I do not pretend to analyze the poem. It would be a futile effort. Above all poetry is written just to be loved, to feel it on guts and heart, to be lived in the same way that we would live a tender and sensitive lover. Poetry is like a beautiful woman who offers us a breath of hope.
My sole intention is to bring to the memory of those who want to read these words a beautiful poem written by Pablo Neruda around year 1930, while living in Spain and rubbing elbows with the Spanish poets of the 1927 generation (Rafael Alberti, Federico García Lorca and others), those comrades that were very influenced by him.
My intention is to also evidence the character of Neruda, rebel, restless fighter. I just want the reader to understand how poetry in Spanish at that time opened its doors to allow the entry of the influence of the avant-garde poetry to a language that was in need to breath fresh air and that, perhaps, was stucked in the great classics of the Golden Age of Spaniard Literature. To make the jump contributed this good-natured Chilean, this enormous man whose genius is unquestionable and the vastness of his work left over to get the Nobel Prize for Literature in 1971.
WALKING AROUND is just one of the poems included in the Segunda Residencia, which in turn is part of a larger work entitled Residencia en la Tierra. Neruda's poetic cosmology reached maturity by these exquisite years, when he wrote this collection of poems, full of many influences, many of them dragged from their origins in South America as well as the Spanish literature, and other new ones coming from la France del surrealisme, and the Europe that wanted to change the aesthetic world with the power of dreams.
I do not want to bother anymore. I leave you with the reading of this beautiful building of desires and regrets called WALKING AROUND, which will hopefully help us all to appreciate the excellence of beauty, and to remember that beyond the dismal daily life in which "That’s why Monday, when it sees me coming with my convict face, blazes up like gasoline" where "there are mirrors / that ought to have wept from shame and terror”, we have always even the option to mourn as they should make those mirrors, but mourn with rage, fury, because we believe in a better world, because we are poets, artists, crazy dreamers of hope.
VICTOR M. ALONSO (APRIL 2011)
Walking Around by Pablo Neruda
It so happens I am sick of being a man.
And it happens that I walk into tailorshops and movie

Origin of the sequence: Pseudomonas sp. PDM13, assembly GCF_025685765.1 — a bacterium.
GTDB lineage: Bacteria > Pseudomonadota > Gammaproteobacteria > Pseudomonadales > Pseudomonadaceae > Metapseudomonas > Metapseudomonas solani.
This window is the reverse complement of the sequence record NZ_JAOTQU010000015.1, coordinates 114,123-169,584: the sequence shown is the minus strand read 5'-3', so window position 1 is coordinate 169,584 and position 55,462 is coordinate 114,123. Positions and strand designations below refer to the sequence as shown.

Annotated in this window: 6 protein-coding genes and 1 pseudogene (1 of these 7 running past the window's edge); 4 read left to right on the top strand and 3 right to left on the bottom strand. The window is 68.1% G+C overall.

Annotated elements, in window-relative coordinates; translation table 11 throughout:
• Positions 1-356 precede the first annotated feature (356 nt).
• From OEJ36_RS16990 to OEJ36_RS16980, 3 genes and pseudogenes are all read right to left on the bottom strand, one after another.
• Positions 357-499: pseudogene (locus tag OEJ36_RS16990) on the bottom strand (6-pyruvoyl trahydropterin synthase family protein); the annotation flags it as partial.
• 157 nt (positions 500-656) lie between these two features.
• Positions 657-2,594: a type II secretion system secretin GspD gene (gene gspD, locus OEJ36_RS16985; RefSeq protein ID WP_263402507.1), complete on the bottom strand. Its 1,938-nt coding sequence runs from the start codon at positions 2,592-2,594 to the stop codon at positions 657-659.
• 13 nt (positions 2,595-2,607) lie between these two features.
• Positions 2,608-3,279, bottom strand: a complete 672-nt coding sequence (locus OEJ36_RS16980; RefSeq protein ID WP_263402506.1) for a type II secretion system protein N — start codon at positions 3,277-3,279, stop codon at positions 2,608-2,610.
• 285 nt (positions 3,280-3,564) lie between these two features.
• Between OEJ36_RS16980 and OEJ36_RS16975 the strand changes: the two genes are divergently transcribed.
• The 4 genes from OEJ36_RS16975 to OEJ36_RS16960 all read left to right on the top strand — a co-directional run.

houses
dried up, waterproof, like a swan made of felt
steering my way in a water of wombs and ashes.
The smell of barbershops makes me break into hoarse
sobs.
The only thing I want is to lie still like stones or wool.
The only thing I want is to see no more stores, no gardens,
no more goods, no spectacles, no elevators.
It so happens that I am sick of my feet and my nails
and my hair and my shadow.
It so happens I am sick of being a man.
Still it would be marvelous
to terrify a law clerk with a cut lily,
or kill a nun with a blow on the ear.
It would be great
to go through the streets with a green knife
letting out yells until I died of the cold.
I don't want to go on being a root in the dark,
insecure, stretched out, shivering with sleep,
going on down, into the moist guts of the earth,
taking in and thinking, eating every day.
I don't want so much misery.
I don't want to go on as a root and a tomb,
alone under the ground, a warehouse with corpses,
half frozen, dying of grief.
That's why Monday, when it sees me coming
with my convict face, blazes up like gasoline,
and it howls on its way like a wounded wheel,
and leaves tracks full of warm blood leading toward the
night.
And it pushes me into certain corners, into some moist
houses,
into hospitals where the bones fly out the window,
into shoeshops that smell like vinegar,
and certain streets hideous as cracks in the skin.
There are sulphur-colored birds, and hideous intestines
hanging over the doors of houses that I hate,
and there are false teeth forgotten in a coffeepot,
there are mirrors
that ought to have wept from shame and terror,
there are umbrellas everywhere, and venoms, and umbilical
cords.
I stroll along serenely, with my eyes, my shoes,
my rage, forgetting everything,
I walk by, going through office buildings and orthopedic
shops,
and courtyards with washing hanging from the line:
underwear, towels and shirts from which slow
dirty tears are falling